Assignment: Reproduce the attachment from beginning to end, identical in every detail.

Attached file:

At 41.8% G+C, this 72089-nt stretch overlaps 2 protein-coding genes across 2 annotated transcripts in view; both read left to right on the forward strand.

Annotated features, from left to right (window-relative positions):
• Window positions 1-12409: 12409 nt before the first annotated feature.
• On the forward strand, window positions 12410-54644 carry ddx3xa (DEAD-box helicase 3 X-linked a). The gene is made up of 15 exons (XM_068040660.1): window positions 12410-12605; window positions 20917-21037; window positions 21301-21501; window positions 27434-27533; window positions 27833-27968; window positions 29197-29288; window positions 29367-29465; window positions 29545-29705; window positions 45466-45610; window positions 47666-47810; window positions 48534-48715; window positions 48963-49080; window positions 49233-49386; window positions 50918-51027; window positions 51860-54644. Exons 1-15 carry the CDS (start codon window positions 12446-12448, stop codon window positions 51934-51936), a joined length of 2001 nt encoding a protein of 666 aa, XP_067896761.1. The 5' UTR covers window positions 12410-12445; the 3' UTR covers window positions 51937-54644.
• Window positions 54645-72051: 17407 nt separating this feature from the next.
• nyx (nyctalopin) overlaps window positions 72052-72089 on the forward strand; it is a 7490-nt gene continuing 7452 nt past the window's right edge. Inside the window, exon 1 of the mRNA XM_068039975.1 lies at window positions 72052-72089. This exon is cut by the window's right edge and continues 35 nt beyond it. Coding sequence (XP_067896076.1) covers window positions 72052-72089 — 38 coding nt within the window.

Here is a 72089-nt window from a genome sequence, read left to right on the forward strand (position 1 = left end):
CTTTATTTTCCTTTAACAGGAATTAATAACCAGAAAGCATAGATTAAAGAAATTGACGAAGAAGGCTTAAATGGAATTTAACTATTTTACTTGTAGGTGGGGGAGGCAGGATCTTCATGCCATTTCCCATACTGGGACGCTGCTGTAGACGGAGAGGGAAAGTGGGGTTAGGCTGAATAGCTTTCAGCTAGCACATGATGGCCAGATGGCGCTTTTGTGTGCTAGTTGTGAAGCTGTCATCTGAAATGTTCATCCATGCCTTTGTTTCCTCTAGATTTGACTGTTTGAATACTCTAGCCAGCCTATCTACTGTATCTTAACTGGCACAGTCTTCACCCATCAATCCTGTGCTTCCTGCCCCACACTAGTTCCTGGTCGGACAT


At 41.8% G+C, this 72089-nt stretch overlaps 2 protein-coding genes across 2 annotated transcripts in view; both read left to right on the forward strand.

Annotated features, from left to right (window-relative positions):
• Window positions 1-12409: 12409 nt before the first annotated feature.
• On the forward strand, window positions 12410-54644 carry ddx3xa (DEAD-box helicase 3 X-linked a). The gene is made up of 15 exons (XM_068040660.1): window positions 12410-12605; window positions 20917-21037; window positions 21301-21501; window positions 27434-27533; window positions 27833-27968; window positions 29197-29288; window positions 29367-29465; window positions 29545-29705; window positions 45466-45610; window positions 47666-47810; window positions 48534-48715; window positions 48963-49080; window positions 49233-49386; window positions 50918-51027; window positions 51860-54644. Exons 1-15 carry the CDS (start codon window positions 12446-12448, stop codon window positions 51934-51936), a joined length of 2001 nt encoding a protein of 666 aa, XP_067896761.1. The 5' UTR covers window positions 12410-12445; the 3' UTR covers window positions 51937-54644.
• Window positions 54645-72051: 17407 nt separating this feature from the next.
• nyx (nyctalopin) overlaps window positions 72052-72089 on the forward strand; it is a 7490-nt gene continuing 7452 nt past the window's right edge. Inside the window, exon 1 of the mRNA XM_068039975.1 lies at window positions 72052-72089. This exon is cut by the window's right edge and continues 35 nt beyond it. Coding sequence (XP_067896076.1) covers window positions 72052-72089 — 38 coding nt within the window.

Here is a 72089-nt window from a genome sequence, read left to right on the forward strand (position 1 = left end):
CTTTATTTTCCTTTAACAGGAATTAATAACCAGAAAGCATAGATTAAAGAAATTGACGAAGAAGGCTTAAATGGAATTTAACTATTTTACTTGTAGGTGGGGGAGGCAGGATCTTCATGCCATTTCCCATACTGGGACGCTGCTGTAGACGGAGAGGGAAAGTGGGGTTAGGCTGAATAGCTTTCAGCTAGCACATGATGGCCAGATGGCGCTTTTGTGTGCTAGTTGTGAAGCTGTCATCTGAAATGTTCATCCATGCCTTTGTTTCCTCTAGATTTGACTGTTTGAATACTCTAGCCAGCCTATCTACTGTATCTTAACTGGCACAGTCTTCACCCATCAATCCTGTGCTTCCTGCCCCACACTAGTTCCTGGTCGGACAT